To put it quite simply, my skin and I have been duking it out for some time now (the same goes for my hair, but that’s a story for another day). As a teenager, my skin was super oily with the occasional blemish, and, like most teenagers, I used products I probably shouldn’t have to try to combat this (I’m looking at you St. Ives Apricot Scrub!). Around the time I started college, my skin was getting worse and I was rarely without at least one active blemish. I also suffered from the occasional cystic acne spot, probably from sleeping with my makeup on every once in a while. It was like this for a few years, and while it’s never been something that’s bothered me to the point of tears as I know is the case for many acne sufferers, it was frustrating because I felt like my makeup never looked as good as it would have if my skin was smooth and blemish free, and I felt like I always had to wear foundation.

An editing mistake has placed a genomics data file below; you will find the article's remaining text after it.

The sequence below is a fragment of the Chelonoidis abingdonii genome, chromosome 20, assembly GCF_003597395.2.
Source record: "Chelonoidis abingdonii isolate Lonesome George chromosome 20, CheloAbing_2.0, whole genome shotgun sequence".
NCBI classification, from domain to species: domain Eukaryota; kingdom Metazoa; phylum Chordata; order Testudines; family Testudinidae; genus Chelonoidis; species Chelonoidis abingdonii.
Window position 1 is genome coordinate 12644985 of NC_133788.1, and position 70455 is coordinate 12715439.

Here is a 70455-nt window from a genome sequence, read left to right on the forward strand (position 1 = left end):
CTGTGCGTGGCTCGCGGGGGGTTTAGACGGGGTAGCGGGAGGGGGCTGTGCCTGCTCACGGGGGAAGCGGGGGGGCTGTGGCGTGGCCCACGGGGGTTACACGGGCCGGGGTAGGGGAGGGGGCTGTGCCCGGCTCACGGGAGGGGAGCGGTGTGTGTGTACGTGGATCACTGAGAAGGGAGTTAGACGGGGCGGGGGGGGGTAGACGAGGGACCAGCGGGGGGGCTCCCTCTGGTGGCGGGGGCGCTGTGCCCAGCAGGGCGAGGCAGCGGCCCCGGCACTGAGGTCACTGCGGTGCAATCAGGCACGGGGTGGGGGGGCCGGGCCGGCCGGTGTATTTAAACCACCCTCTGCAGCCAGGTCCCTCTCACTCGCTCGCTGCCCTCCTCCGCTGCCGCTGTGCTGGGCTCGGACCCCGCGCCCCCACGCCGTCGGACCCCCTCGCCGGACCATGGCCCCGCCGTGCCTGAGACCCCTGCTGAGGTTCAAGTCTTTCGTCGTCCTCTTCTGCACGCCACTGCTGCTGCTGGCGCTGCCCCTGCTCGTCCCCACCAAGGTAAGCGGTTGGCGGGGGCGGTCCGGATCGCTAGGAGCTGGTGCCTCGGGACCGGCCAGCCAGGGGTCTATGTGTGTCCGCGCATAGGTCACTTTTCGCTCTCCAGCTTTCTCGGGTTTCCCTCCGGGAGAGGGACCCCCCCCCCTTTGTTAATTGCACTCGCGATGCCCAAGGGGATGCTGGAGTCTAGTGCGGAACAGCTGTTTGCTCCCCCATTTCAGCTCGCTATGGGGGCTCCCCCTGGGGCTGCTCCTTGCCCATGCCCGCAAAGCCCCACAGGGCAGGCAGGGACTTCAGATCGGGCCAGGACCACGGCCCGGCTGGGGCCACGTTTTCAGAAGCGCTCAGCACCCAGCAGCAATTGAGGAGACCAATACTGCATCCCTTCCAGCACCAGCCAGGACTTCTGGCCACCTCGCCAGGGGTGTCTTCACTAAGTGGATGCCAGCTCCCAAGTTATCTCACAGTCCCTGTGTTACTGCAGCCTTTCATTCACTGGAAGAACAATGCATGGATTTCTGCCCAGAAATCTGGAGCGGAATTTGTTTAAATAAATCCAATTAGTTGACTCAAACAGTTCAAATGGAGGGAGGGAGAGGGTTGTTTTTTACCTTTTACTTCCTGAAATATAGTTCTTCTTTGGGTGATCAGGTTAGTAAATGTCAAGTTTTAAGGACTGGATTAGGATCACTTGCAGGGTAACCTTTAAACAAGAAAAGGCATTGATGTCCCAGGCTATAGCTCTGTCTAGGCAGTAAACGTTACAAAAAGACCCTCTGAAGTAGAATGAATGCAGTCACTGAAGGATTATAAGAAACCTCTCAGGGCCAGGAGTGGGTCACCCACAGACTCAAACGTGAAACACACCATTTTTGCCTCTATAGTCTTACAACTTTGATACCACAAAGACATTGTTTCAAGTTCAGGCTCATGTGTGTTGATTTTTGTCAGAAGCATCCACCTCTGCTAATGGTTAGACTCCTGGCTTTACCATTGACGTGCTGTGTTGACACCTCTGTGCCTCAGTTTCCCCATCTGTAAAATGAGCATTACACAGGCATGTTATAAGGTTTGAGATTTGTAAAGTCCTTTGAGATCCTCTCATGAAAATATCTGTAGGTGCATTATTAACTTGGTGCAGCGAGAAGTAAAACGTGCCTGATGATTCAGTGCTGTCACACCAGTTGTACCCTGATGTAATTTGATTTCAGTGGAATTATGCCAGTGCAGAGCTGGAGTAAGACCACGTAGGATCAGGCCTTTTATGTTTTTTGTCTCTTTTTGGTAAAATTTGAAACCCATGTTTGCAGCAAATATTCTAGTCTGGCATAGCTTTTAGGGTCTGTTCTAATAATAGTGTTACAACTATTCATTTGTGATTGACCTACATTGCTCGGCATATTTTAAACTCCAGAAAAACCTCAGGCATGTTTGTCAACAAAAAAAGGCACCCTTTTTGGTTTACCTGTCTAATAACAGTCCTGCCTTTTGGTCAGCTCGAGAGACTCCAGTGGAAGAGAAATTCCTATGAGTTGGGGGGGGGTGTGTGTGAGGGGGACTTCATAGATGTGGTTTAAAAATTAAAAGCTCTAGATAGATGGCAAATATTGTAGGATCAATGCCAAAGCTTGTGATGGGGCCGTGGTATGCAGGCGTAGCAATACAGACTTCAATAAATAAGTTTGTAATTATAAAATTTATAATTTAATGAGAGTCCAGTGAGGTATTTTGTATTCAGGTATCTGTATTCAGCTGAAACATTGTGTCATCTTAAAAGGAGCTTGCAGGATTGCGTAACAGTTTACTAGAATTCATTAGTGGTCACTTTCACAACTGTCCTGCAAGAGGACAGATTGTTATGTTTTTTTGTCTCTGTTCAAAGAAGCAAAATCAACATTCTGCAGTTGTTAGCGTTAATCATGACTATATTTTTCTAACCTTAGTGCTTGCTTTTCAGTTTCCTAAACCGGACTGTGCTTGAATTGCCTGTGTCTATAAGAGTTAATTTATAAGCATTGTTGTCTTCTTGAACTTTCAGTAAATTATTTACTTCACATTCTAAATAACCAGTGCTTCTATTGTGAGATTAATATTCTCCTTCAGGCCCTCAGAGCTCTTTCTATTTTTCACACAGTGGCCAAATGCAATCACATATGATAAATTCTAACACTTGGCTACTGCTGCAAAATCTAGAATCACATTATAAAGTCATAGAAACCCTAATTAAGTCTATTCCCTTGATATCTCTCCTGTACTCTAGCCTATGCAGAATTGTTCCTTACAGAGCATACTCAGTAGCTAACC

Around two years ago, I discovered BzzAgent and was lucky enough to receive a few Paula’s Choice trial kits* from their Clear acne-fighting line in both the regular and extra strength versions. I’d already heard good things about their products, so I was excited to try them. This was also my first experience with a leave-on salicylic acid treatment, and using this line of products helped me to discover that my skin really needs a bit of extra help to properly shed dead skin cells. While these products definitely helped my skin, they didn’t really solve all of my problems, and the only one I felt compelled to keep using was the 2% salicylic acid treatment. What made the biggest difference was finally having an explanation of what certain ingredients did for the skin and why many of the most popular products on the market can actually be damaging your skin more than helping it. Now, before any of you start worrying that this is going to spiral into me claiming that Paula is my skincare goddess and has all the answers, rest assured, I don’t pray at the PC altar. In my opinion, some people are a bit too excitable about the Paula’s Choice brand and the information provided by the Beautypedia*. I’m not saying they don’t make good products, they do, and if this is the first you’ve heard of the brand, I’d still recommend checking the website out because there may be something there that will help you with your own skincare needs. I’m just saying that PC is not the be-all, end-all of skincare and that you should consider multiple sources. Another point of contention with the Beautypedia is that even though they claim to be unbiased reviews, they tend to be a bit snarky with some products, and there’s no denying that they, as a business selling skincare products, have something to gain from telling you that other products are shit. There’s still a lot of good information there and their products work wonderfully for a lot of people, just take everything with a grain of salt and do some of your own research if you’re looking to get serious about skincare.